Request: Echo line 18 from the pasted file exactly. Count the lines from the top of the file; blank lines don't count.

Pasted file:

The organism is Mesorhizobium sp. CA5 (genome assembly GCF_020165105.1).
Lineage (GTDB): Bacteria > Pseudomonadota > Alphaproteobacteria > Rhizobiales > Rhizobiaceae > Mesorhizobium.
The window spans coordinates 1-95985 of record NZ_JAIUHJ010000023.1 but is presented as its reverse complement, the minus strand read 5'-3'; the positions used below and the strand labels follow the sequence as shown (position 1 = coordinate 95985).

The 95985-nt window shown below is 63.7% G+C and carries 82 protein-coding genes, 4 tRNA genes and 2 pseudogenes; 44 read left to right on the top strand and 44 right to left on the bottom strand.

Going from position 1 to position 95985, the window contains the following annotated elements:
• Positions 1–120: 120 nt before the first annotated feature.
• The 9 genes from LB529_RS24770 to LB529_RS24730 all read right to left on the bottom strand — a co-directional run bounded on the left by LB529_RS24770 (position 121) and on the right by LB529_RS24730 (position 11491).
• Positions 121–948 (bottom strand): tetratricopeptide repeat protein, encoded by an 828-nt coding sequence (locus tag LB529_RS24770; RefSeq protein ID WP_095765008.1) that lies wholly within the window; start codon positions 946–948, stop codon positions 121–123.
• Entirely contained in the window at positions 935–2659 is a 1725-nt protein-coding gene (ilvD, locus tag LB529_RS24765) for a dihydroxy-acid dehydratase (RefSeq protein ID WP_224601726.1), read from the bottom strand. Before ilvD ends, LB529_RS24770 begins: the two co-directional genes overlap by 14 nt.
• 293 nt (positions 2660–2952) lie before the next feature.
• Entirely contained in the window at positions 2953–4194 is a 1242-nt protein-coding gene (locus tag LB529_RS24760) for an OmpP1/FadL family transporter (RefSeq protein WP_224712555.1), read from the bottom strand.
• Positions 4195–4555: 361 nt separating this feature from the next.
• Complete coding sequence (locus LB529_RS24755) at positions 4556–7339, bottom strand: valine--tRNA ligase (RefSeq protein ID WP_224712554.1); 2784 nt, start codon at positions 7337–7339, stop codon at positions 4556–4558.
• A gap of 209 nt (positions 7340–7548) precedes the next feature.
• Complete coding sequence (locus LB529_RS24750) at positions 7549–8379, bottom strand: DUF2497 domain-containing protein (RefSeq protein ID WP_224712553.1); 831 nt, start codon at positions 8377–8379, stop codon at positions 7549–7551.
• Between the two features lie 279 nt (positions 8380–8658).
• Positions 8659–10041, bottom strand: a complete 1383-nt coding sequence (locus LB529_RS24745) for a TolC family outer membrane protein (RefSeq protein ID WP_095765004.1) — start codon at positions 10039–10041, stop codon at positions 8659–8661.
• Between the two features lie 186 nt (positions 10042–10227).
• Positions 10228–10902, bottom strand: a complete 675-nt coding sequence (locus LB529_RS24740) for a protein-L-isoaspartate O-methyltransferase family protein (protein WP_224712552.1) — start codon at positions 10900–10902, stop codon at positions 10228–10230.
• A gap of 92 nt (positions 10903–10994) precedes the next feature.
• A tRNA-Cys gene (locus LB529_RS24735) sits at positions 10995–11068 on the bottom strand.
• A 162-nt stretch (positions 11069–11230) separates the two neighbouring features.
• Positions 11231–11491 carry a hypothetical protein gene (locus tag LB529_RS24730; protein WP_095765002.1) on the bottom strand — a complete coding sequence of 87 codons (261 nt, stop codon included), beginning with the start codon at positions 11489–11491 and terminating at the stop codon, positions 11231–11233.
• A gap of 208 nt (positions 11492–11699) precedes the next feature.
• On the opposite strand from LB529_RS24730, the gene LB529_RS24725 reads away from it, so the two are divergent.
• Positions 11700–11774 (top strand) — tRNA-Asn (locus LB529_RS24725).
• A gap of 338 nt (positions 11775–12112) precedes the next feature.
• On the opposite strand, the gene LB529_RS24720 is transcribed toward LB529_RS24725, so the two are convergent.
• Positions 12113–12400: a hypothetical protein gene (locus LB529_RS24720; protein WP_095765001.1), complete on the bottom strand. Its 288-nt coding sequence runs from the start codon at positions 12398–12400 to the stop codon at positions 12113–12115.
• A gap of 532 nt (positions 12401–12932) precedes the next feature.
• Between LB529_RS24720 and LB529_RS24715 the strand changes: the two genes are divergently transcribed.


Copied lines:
• Between the two features lie 186 nt (positions 10042–10227).